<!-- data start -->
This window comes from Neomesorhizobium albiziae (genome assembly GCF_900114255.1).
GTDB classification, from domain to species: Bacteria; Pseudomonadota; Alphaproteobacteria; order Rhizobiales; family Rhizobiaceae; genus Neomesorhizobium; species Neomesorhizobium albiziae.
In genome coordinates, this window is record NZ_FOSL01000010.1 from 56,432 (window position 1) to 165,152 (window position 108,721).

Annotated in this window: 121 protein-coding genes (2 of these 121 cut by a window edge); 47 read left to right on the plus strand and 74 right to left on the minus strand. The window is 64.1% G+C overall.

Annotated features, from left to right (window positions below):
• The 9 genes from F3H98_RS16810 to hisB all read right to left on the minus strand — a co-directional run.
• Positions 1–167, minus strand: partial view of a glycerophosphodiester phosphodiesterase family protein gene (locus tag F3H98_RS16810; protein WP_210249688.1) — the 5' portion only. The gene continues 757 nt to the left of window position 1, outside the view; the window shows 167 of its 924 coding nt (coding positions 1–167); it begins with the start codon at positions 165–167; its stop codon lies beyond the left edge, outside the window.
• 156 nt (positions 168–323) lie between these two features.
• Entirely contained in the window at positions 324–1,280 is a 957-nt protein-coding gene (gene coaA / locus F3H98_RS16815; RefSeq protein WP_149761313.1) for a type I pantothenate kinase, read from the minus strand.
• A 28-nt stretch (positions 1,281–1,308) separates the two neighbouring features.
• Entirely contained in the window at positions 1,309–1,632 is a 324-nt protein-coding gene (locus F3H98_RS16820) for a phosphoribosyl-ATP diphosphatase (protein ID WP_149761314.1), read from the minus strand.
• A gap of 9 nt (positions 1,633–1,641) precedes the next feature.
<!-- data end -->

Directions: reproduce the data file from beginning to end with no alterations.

This window comes from Neomesorhizobium albiziae (genome assembly GCF_900114255.1).
GTDB classification, from domain to species: Bacteria; Pseudomonadota; Alphaproteobacteria; order Rhizobiales; family Rhizobiaceae; genus Neomesorhizobium; species Neomesorhizobium albiziae.
In genome coordinates, this window is record NZ_FOSL01000010.1 from 56,432 (window position 1) to 165,152 (window position 108,721).

Annotated in this window: 121 protein-coding genes (2 of these 121 cut by a window edge); 47 read left to right on the plus strand and 74 right to left on the minus strand. The window is 64.1% G+C overall.

Annotated features, from left to right (window positions below):
• The 9 genes from F3H98_RS16810 to hisB all read right to left on the minus strand — a co-directional run.
• Positions 1–167, minus strand: partial view of a glycerophosphodiester phosphodiesterase family protein gene (locus tag F3H98_RS16810; protein WP_210249688.1) — the 5' portion only. The gene continues 757 nt to the left of window position 1, outside the view; the window shows 167 of its 924 coding nt (coding positions 1–167); it begins with the start codon at positions 165–167; its stop codon lies beyond the left edge, outside the window.
• 156 nt (positions 168–323) lie between these two features.
• Entirely contained in the window at positions 324–1,280 is a 957-nt protein-coding gene (gene coaA / locus F3H98_RS16815; RefSeq protein WP_149761313.1) for a type I pantothenate kinase, read from the minus strand.
• A 28-nt stretch (positions 1,281–1,308) separates the two neighbouring features.
• Entirely contained in the window at positions 1,309–1,632 is a 324-nt protein-coding gene (locus F3H98_RS16820) for a phosphoribosyl-ATP diphosphatase (protein ID WP_149761314.1), read from the minus strand.
• A gap of 9 nt (positions 1,633–1,641) precedes the next feature.